What Aristotle Teaches Us About Friendships

This spring, I took a long, hard look at the friendships in my life. As a philosophy graduate, I had studied Aristotle’s theory on friendship, which helped me see my friendships in a different light. According to Aristotle, there are three types of friendship: friendships of utility, pleasure, or virtue. I started asking myself, which category would my friendships fall into?  

Evaluating your friendships is a good thing to do once in a while. You may gain new insight into your relationships and learn how to maintain healthier bonds. 

Friendships of utility 

In friendships of utility, people hope to get mutual benefits from each other. This type of friendship can make us think of business partnerships, or the less formal “friends with benefits” situation. The term “utility” may sound icky, but when you think about it, there’s nothing wrong with being friendly to someone who makes your life easier. Think about the neighbour who waters your plants while you’re gone or your favourite barista at the coffee shop near your house.  

There’s nothing inherently wrong with friendships of utility – as long as both people expect the same things. Unfortunately, you may come to notice an imbalance in the friendship. You may try to get closer to someone because you’re genuinely interested in them, only to realize they don’t feel the same way. Obviously, that kind of situation can lead to you getting your feelings hurt. In these types of situations, being aware of both of your intentions and expectations is crucial. 

Friendships of Pleasure 

Friendships based on pleasure involve people who bond over a mutual interest – like meditation or fine dining. You usually only meet them in a specific context, but that’s not necessarily a bad thing. It’s always fun to share your hobby with somebody else, and this type of friendship comes in handy when your other friends just don’t have your passion for pottery or bar-hopping.  

However, keep in mind that any type of friendship needs to be based on mutual respect. If your friend only calls you whenever they have no one else to hang out with, you’re perfectly entitled to distance yourself. No one likes to feel like a last resort.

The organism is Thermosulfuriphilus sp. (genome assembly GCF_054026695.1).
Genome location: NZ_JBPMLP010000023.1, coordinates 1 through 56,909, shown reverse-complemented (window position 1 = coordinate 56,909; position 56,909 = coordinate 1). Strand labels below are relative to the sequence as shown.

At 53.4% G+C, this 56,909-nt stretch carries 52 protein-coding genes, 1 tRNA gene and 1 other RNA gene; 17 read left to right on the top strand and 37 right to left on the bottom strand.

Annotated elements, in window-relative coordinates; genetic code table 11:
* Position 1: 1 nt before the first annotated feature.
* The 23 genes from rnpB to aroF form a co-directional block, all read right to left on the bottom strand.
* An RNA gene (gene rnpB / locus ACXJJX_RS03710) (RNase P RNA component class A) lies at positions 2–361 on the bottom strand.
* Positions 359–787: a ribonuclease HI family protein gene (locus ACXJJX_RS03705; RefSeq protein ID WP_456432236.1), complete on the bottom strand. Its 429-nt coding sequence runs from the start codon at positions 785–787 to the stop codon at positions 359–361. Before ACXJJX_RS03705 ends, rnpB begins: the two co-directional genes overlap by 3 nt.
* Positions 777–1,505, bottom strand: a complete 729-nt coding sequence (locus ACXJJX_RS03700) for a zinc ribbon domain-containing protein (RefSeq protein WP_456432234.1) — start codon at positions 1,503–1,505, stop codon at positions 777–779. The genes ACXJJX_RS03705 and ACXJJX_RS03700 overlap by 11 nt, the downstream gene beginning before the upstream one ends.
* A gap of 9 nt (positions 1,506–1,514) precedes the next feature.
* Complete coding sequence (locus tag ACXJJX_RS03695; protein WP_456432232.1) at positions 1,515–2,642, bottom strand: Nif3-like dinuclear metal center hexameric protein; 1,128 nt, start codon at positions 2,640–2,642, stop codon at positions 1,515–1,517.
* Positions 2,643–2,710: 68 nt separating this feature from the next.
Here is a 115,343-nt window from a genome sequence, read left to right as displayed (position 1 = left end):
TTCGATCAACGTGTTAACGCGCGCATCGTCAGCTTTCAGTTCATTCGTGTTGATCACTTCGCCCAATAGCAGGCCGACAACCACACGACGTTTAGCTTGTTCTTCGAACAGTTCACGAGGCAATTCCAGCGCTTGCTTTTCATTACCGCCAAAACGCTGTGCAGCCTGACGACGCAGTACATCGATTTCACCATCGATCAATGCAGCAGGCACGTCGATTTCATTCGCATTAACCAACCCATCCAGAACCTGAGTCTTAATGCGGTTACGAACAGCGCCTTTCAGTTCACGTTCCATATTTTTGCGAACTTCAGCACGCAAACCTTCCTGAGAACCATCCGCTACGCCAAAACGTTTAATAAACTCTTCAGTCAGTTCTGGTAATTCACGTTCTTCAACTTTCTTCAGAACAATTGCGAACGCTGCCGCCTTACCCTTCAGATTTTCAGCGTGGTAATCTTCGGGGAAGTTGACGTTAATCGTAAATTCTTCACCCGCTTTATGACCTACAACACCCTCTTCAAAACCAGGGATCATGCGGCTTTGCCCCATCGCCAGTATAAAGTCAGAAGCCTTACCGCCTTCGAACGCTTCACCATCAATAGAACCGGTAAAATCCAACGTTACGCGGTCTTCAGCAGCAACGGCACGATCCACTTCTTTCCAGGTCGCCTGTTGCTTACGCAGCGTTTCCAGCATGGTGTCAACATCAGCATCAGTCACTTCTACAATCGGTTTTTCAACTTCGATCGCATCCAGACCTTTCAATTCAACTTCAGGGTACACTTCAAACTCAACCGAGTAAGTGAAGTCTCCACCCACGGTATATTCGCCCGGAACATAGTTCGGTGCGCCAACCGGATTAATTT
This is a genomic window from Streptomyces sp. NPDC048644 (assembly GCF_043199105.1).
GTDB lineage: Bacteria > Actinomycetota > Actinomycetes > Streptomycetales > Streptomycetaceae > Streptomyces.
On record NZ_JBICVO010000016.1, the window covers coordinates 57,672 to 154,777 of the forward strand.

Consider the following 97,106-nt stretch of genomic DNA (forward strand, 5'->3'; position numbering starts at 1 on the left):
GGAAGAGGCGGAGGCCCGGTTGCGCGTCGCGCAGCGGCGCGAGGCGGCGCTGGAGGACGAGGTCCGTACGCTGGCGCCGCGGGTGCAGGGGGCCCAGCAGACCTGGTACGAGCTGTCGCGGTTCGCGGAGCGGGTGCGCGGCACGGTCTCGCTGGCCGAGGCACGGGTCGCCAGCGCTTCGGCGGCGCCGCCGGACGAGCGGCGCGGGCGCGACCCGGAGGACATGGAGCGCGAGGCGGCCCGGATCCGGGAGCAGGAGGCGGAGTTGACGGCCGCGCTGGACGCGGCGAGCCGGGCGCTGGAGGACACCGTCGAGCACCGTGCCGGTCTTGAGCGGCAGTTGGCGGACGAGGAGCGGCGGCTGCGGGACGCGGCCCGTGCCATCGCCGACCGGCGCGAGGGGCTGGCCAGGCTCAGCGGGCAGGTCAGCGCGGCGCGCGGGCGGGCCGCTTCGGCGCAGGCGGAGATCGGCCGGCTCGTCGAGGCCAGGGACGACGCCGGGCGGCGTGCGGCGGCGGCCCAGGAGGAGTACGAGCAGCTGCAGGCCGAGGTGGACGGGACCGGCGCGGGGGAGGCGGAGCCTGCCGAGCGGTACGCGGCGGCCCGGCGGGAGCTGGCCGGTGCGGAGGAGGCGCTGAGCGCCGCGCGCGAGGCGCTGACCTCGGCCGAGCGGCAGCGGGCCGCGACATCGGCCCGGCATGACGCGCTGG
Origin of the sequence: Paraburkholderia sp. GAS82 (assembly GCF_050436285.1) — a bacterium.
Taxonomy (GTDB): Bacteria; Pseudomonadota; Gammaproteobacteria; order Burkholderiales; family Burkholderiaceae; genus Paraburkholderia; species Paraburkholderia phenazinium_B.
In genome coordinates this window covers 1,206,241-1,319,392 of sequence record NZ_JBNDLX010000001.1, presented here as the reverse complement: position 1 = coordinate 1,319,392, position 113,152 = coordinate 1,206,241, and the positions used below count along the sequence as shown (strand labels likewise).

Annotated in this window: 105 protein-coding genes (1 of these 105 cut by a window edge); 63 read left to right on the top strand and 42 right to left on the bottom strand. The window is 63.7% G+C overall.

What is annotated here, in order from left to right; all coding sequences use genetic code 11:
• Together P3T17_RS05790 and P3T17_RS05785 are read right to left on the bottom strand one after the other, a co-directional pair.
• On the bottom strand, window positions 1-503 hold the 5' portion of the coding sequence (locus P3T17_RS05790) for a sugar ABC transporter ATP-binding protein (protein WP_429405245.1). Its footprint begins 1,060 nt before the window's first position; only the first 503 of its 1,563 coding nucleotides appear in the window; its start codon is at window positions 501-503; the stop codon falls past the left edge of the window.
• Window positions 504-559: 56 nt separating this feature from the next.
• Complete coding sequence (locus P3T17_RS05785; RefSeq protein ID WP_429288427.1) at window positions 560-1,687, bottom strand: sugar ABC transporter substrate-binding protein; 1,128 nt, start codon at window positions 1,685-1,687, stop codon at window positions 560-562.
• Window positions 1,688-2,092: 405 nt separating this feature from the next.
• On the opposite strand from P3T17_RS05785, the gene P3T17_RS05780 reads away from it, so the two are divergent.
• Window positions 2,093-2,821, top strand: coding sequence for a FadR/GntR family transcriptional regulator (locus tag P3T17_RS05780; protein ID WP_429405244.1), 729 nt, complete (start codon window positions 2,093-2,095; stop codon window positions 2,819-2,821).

Make time in your life for your best and closest friends.

Take some time to focus on your own well-being. You may find that some friends aren’t as close to you as you thought. While the realization might sting at first, you’ll be left with more time to spend on closer friends who value your friendship more.

Friendships of  Virtue  

According to Aristotle, this is the best kind of friendship. It involves two people who hang out simply because they enjoy each other’s presence, and it’s usually long-lasting. 

My best friends don’t hesitate to contact me when they need a favour and we share plenty of mutual interests, but they also reach out to check in on me, because they deeply care about my well-being. We do our best to hang out together on a regular basis, even though we both lead busy lives. They make it a priority to provide me with love and support, and I do the same for them. 

Questions to ask yourself about your friendships  

We all crave healthy and supportive friendships: it’s part of being human. Unfortunately, it’s also very common to wonder if a specific friendship has become toxic over time.These are five questions I ask myself whenever I have doubts. I encourage you to use them if you’re feeling uncertain about your friendships.  

1. How do I feel after we hang out?

2. Have I established healthy boundaries with this person and do they respect them?

3. Do we support each other in a balanced way?

4. Does this person only hit me up when they’re bored? Or do they make an effort even if they’re busy? 

5. Does the amount of energy I spend on this person match what I receive? 

Prioritizing Friendships

Aristotle – and common sense – tells us we should prioritize our best, closest friends. Still, there’s something to be said for casual friendships based on utility and pleasure; they  add colour to our daily life. I love having friends at work, friends at school, and friends who share my interests in pottery or yoga.  

However, every friendship requires time and energy. That’s why it’s important to occasionally look at who we surround ourselves with, and what they bring to our world. You wouldn’t want to spend all your energy on someone who drains you or doesn’t reciprocate your efforts. By being mindful about your friendships, you can make sure you’re focusing on the people who are really worth your time.

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